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caption: Vials of the Moderna Covid-19 vaccine are shown on Wednesday, December 23, 2020, at EvergreenHealth Medical Center in Kirkland.
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Vials of the Moderna Covid-19 vaccine are shown on Wednesday, December 23, 2020, at EvergreenHealth Medical Center in Kirkland.
Credit: KUOW Photo/Megan Farmer

Coronavirus in 2021: new vaccines and a viral variant

Washington fights to keep the Seattle National Archives. A methanol plant on the Columbia River draws environmental concerns. How remote life is increasing access to therapy (at a cost to privacy). And the current state of COVID-19 vaccination in Washinton state.

Individual segments are available in our podcast stream or at www.kuow.org/record.

Washington's fight for the Seattle National Archives

Last year, Seattle historians and indigenous tribes warned that federal sale and closure of the Seattle National Archives Repository at Sand Point was an erasure of history. Washington Attorney General Bob Ferguson and Fawn Sharp, President of the National Congress of American Indians Quinault Indians, are fighting to stop the sale.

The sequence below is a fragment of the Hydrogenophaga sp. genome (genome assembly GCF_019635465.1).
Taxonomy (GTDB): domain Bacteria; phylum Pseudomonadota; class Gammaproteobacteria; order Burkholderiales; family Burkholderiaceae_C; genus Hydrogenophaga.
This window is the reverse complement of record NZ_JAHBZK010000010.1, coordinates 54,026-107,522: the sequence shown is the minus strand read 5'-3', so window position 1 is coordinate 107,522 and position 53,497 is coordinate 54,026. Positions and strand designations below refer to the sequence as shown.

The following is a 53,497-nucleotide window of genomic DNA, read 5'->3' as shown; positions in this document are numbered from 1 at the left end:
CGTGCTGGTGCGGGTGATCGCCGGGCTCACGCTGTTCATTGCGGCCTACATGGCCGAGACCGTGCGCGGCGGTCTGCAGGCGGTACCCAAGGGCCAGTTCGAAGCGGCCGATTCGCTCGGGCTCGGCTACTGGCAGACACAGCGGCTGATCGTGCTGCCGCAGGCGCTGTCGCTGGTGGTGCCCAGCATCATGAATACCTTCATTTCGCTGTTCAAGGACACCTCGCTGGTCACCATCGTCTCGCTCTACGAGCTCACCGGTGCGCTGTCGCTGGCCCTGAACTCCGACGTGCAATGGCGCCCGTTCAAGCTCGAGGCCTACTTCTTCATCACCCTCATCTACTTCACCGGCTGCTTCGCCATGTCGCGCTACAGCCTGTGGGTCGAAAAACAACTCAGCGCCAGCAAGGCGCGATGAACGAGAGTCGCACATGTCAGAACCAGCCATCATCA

Proposed methanol plant draws environmental concerns in Kalama

Last month a Washington State study found a high likelihood that a proposed methanol factory on the Columbia River could slow greenhouse gas emissions. But slowing emissions isn't the same as not emitting at all. Daily News Reporter Mallory Gruben fills us in on what the plant will produce and the environmental protests against it.

John Moe on teletherapy

The pandemic has made it difficult to visit your therapist. For many, the pandemic is reason enough to start therapy altogether. So how effective is remote therapy, and should we be concerned about the technology used to facilitate it? Bill Radke speaks with John Moe, author of "The Hilarious World of Depression."

COVID-19 vaccinations begin

KUOW Reporter Anna Boiko-Weyrauch gives us an on the ground look at those getting the latest coronavirus vaccines.

Dr. Jeff Duchin on COVID vaccination

While the new coronavirus mutation hasn't made its way to the Pacific North West, health officials say it's only a matter of time. Bill Radke speaks with King County Public Health Officer Dr. Jeff Duchin about the current state of vaccination: how many Washingtonians have a vaccine, how many more are on the way, and how concerned we should be about the variant virus.